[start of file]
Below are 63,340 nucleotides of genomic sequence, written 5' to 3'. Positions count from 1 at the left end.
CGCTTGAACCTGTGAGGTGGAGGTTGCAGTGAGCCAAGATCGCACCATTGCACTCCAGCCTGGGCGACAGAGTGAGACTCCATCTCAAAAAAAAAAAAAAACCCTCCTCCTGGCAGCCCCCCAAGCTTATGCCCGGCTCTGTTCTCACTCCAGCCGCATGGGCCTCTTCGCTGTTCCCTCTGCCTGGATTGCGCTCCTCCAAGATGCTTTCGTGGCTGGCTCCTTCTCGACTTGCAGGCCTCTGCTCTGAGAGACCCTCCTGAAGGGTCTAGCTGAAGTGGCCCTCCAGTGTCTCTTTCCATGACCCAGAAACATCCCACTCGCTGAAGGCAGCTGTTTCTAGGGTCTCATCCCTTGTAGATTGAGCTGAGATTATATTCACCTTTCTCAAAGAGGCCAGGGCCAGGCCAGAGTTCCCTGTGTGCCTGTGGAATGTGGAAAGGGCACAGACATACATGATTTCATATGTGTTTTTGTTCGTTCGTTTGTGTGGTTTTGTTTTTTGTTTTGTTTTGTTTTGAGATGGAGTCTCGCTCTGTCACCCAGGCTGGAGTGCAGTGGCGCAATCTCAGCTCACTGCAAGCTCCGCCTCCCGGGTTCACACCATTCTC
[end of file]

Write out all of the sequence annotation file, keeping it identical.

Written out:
Below are 63,340 nucleotides of genomic sequence, written 5' to 3'. Positions count from 1 at the left end.
CGCTTGAACCTGTGAGGTGGAGGTTGCAGTGAGCCAAGATCGCACCATTGCACTCCAGCCTGGGCGACAGAGTGAGACTCCATCTCAAAAAAAAAAAAAAACCCTCCTCCTGGCAGCCCCCCAAGCTTATGCCCGGCTCTGTTCTCACTCCAGCCGCATGGGCCTCTTCGCTGTTCCCTCTGCCTGGATTGCGCTCCTCCAAGATGCTTTCGTGGCTGGCTCCTTCTCGACTTGCAGGCCTCTGCTCTGAGAGACCCTCCTGAAGGGTCTAGCTGAAGTGGCCCTCCAGTGTCTCTTTCCATGACCCAGAAACATCCCACTCGCTGAAGGCAGCTGTTTCTAGGGTCTCATCCCTTGTAGATTGAGCTGAGATTATATTCACCTTTCTCAAAGAGGCCAGGGCCAGGCCAGAGTTCCCTGTGTGCCTGTGGAATGTGGAAAGGGCACAGACATACATGATTTCATATGTGTTTTTGTTCGTTCGTTTGTGTGGTTTTGTTTTTTGTTTTGTTTTGTTTTGAGATGGAGTCTCGCTCTGTCACCCAGGCTGGAGTGCAGTGGCGCAATCTCAGCTCACTGCAAGCTCCGCCTCCCGGGTTCACACCATTCTC